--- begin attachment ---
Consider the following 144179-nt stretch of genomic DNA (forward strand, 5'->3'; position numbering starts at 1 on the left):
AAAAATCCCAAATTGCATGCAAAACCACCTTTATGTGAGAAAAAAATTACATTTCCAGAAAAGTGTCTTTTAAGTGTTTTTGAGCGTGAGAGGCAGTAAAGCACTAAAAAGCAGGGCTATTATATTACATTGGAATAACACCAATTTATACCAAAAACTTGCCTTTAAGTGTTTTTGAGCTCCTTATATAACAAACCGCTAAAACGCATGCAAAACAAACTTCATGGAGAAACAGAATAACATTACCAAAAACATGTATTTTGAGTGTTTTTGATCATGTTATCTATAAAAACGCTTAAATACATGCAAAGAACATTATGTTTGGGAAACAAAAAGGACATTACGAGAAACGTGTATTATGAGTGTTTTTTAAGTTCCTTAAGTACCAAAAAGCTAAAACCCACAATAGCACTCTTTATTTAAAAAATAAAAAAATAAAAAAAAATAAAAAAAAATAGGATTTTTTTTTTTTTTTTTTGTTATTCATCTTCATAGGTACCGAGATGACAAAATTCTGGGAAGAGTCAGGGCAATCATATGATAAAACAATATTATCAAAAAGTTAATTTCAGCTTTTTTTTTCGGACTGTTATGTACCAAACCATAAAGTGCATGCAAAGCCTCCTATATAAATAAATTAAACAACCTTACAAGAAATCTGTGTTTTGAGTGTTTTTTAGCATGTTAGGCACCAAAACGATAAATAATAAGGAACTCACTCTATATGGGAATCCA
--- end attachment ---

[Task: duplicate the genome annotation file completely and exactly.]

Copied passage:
Consider the following 144179-nt stretch of genomic DNA (forward strand, 5'->3'; position numbering starts at 1 on the left):
AAAAATCCCAAATTGCATGCAAAACCACCTTTATGTGAGAAAAAAATTACATTTCCAGAAAAGTGTCTTTTAAGTGTTTTTGAGCGTGAGAGGCAGTAAAGCACTAAAAAGCAGGGCTATTATATTACATTGGAATAACACCAATTTATACCAAAAACTTGCCTTTAAGTGTTTTTGAGCTCCTTATATAACAAACCGCTAAAACGCATGCAAAACAAACTTCATGGAGAAACAGAATAACATTACCAAAAACATGTATTTTGAGTGTTTTTGATCATGTTATCTATAAAAACGCTTAAATACATGCAAAGAACATTATGTTTGGGAAACAAAAAGGACATTACGAGAAACGTGTATTATGAGTGTTTTTTAAGTTCCTTAAGTACCAAAAAGCTAAAACCCACAATAGCACTCTTTATTTAAAAAATAAAAAAATAAAAAAAAATAAAAAAAAATAGGATTTTTTTTTTTTTTTTTTGTTATTCATCTTCATAGGTACCGAGATGACAAAATTCTGGGAAGAGTCAGGGCAATCATATGATAAAACAATATTATCAAAAAGTTAATTTCAGCTTTTTTTTTCGGACTGTTATGTACCAAACCATAAAGTGCATGCAAAGCCTCCTATATAAATAAATTAAACAACCTTACAAGAAATCTGTGTTTTGAGTGTTTTTTAGCATGTTAGGCACCAAAACGATAAATAATAAGGAACTCACTCTATATGGGAATCCA